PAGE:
Sir Barton Winner Best Minister to be Supplemented to Belmont Stakes

Sir Barton Winner Best Minister to be Supplemented to Belmont Stakes
Photo: Anne M. Eberhardt
Best Minister, winning the Sir Barton.
Phillips Racing Partnership's Best Minister, impressive winner of the Sir Barton Stakes, will be supplemented to the Belmont Stakes for a $100,000 fee, as trainer Kenny McPeek attempts to catch lightning in a bottle for the second year in a row.

Last year, McPeek upset the Belmont with his 70-1 Sir Barton winner Sarava, who has since been turned over to Bob Baffert.

Best Minister broke his maiden impressively in his fifth start, winning by 12 lengths going nine furlongs at Keeneland before winning the Sir Barton by three lengths over the Baffert-trained During. McPeek admitted that winning the Belmont last year under similar circumstances helped in the decision.

"The timing is super, the horse is doing good, and you only get one chance at the Belmont," McPeek said. "He was very immature last year and ran very poorly in his one dirt race, which is why we didn't nominate him to the Triple Crown. We kicked him out after the fall and gave him some time to grow. I know he can run all day."

Best Minister is scheduled to fly to New York from Kentucky Tuesday and will be stabled in McPeek's barn. McPeek said that although Best Minister has been back to the track, he is not likely to work until he arrives at Belmont.

With regular rider Edgar Prado committed to ride Dynever, Shane Sellers will get the mount on Best Minister, unless Prado becomes available.

Best Minister's maternal great-grandsire is Little Current, who also is the maternal great-grandsire of Funny Cide. Little Current died earlier this year at age 32, which made him the oldest living winner of the Belmont and Preakness prior to his death. Little Current raced for part owner John Phillips' grandfather, John W. Galbreath, owner of Darby Dan Farm. Best Minister's great-granddam, Java Moon, like Funny Cide's great-granddam, Cherished Moment, is a daughter of Darby Dan stallion Graustark.

In other Belmont Stakes news, Sackatoga Stable's Funny Cide jogged once around the wrong way over Belmont's sloppy main track this morning, the same thing he did Wednesday morning, with assistant trainer Robin Smullen aboard.

Trainer Barclay Tagg said he plans to change things Friday morning for Funny Cide.
"I'll probably have him go two times the wrong way tomorrow," Tagg said. "He's so damn strong that if I tried to gallop him every day, there'd be nothing left of him. He'll go backwards all day long; it's just play for him.

"I'll probably school him twice before the Belmont. I haven't decided on a work day. The way I have it laid out, it would probably be on the 11th day back. It depends on the weather and the way he is."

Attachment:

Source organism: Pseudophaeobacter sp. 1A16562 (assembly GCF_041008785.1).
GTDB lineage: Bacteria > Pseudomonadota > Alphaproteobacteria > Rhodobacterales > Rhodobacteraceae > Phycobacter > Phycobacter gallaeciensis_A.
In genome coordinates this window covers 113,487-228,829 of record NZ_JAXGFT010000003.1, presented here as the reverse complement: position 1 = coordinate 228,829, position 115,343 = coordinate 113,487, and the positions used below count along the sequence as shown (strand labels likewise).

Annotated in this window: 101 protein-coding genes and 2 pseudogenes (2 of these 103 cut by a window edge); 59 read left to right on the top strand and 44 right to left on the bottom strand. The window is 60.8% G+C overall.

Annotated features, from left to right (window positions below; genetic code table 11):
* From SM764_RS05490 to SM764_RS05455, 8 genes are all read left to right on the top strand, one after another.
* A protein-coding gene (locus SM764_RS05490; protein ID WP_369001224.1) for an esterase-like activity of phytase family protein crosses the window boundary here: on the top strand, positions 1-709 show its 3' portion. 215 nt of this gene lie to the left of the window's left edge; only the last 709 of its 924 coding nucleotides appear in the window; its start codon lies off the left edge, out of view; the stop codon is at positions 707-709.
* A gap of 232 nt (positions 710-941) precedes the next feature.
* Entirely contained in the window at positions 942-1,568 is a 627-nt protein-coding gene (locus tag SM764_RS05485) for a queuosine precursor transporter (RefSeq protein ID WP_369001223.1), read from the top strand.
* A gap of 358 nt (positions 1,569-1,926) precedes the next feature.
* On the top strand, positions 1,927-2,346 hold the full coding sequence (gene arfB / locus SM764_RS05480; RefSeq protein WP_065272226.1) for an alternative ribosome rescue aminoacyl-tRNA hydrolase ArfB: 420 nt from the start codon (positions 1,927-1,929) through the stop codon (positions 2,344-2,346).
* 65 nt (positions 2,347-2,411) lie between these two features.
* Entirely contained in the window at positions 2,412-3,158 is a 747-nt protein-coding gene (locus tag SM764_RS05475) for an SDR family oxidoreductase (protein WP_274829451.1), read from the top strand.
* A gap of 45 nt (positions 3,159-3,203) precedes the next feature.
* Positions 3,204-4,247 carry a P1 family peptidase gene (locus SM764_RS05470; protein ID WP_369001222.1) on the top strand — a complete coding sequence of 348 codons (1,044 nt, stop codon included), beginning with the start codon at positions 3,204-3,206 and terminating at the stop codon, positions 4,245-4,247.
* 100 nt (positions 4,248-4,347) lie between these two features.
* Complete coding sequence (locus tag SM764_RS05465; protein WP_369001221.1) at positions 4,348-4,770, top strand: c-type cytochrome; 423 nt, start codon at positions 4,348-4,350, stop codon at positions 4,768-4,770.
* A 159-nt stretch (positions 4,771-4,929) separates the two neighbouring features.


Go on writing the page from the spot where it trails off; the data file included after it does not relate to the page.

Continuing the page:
Bob and Beverly Lewis' Scrimshaw, the third-place finisher in the Preakness, returned to the track for the first time since the race this morning at Churchill Downs, according to Hall of Fame trainer D. Wayne Lukas.

"We're just trying to get his energy level back up," said Lukas. "I have not planned a workout for him. I'll let him tell me when he's ready. He's getting better with every race and that's the main thing. He was behind early, but he's getting closer to where we want him. He needs to move up in the Belmont."

Wayne Hughes and Biscuit Stables' Atswhatimtalknbout returned to the track at Churchill Downs this morning as well. He had Wednesday morning off after working there Tuesday morning.

"He just jogged this morning," said trainer Ron Ellis, who elected to leave the A. P. Indy colt at Churchill following his fourth-place Kentucky Derby finish. "He's done well at Churchill. Bob Baffert's horses have run well shipping into Belmont the week of the race without working over the track. There's still a chance I'd want to give him a work at Belmont. If we do that, I'd have to ship him early."
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William Farish's Preakness runner-up Midway Road is under consideration for the Belmont Stakes although no final decision on the colt's status may be announced for a few days.

"The Belmont is still up in the air," trainer Neil Howard said. "We'll need a few more days to decide. He went back to the track and jogged Wednesday and everything seems fine. We were more than thrilled with the result of the Preakness. He always trained well and he always looked like he'd do better with more time and maturity. Last fall he had an entrapped epiglottis and that's probably why he came up short in the Kentucky Jockey Club. The myectomy has definitely helped his confidence.

"We're taking a serious look at the Belmont. We have to size everything up. There are some other nice races like the Ohio Derby, too. The Jim Dandy and Travers could be in the cards."

Lone Star Derby winner Dynever is scheduled to make his first grade 1 appearance in the Belmont Stakes. The Dynaformer colt jogged twice around the main track this morning.

"I thought he jogged great," trainer Christophe Clement said. "If the track is okay tomorrow, we'll breeze him after the break. He'll probably breeze a half-mile and gallop out five furlongs. I'm very happy with how he came out of the Lone Star Derby. He looks fresh and he's been eating well."

With the recent additions of Colita and Best Minister, the Belmont field is now at eight. Alysweep, Christine's Outlaw, Midway Road and Outta Here remain possible starters.

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